Murine macrosialin and its human homologue CD68 are heavily glycosylated transmembrane proteins expressed specifically in macrophages and macrophage- related cells. Macrosialin is predominantly a late endosomal protein but is also found on the cell surface where it binds oxidized LDL, an important factor in atherogenesis. We have cloned and sequenced the murine macrosialin gene (Cd68) and localized it by linkage analysis to chromosome 11. The gene is 1908 nucleotides long from the start site of transcription to the end of the 3'UTR. It has six exons, which range in size from 79 to 434 nucleotides. The promoter lacks a classical TATA box but contains other protein binding sites consistent with preferential monocyte/macrophage gene expression. Although the function of macrosialin is unknown, it might play a role in lipoprotein regulation given its binding of oxidized LDL in vitro and its colocalization to a region on chromosome 11 involved in the control of HDL levels.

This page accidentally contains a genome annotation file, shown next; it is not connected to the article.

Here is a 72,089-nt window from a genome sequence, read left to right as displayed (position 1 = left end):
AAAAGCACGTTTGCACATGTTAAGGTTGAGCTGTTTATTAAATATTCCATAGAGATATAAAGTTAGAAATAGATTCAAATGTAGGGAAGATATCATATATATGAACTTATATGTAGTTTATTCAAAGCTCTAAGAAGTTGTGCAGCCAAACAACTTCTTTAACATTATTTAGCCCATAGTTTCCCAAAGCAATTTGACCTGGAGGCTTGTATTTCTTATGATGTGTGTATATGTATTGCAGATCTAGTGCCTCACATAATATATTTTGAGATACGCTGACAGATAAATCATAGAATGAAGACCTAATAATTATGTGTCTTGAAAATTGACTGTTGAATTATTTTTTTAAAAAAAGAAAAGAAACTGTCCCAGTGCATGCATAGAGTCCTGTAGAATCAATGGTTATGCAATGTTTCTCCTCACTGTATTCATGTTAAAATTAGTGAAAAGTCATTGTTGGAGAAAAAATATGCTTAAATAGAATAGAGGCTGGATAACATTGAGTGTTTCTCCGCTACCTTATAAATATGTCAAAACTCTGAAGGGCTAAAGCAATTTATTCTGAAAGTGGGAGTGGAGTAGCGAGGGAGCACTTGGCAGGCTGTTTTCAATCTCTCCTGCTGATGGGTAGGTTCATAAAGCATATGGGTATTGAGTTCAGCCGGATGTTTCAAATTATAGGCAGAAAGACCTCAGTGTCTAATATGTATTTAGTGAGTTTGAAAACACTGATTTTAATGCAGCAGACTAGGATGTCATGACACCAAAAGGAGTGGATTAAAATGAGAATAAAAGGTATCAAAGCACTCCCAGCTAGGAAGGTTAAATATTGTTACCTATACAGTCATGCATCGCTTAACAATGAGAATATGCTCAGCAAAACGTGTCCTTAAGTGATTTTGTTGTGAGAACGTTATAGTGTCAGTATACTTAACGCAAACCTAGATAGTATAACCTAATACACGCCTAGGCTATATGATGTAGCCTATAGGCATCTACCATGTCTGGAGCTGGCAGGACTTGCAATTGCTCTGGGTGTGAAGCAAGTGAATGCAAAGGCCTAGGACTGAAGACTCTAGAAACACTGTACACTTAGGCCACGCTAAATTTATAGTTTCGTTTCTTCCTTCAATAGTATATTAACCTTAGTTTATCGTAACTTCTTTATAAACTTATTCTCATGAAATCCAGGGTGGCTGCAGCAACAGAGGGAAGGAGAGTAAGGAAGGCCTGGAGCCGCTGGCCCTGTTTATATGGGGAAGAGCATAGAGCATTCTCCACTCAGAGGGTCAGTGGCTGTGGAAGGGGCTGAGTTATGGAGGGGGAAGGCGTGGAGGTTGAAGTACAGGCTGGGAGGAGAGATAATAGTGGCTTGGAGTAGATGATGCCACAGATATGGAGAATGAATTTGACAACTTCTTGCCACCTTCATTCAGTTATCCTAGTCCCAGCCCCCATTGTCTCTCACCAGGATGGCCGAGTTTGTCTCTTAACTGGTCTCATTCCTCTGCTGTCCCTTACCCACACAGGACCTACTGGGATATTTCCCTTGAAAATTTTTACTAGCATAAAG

|Number of pages||7|
|State||Published - Jun 1 1998|
Bibliographical noteFunding Information:
This work was supported in part by National Institutes of Health Grant HL30568 (A.J.L.).
- Gene structure
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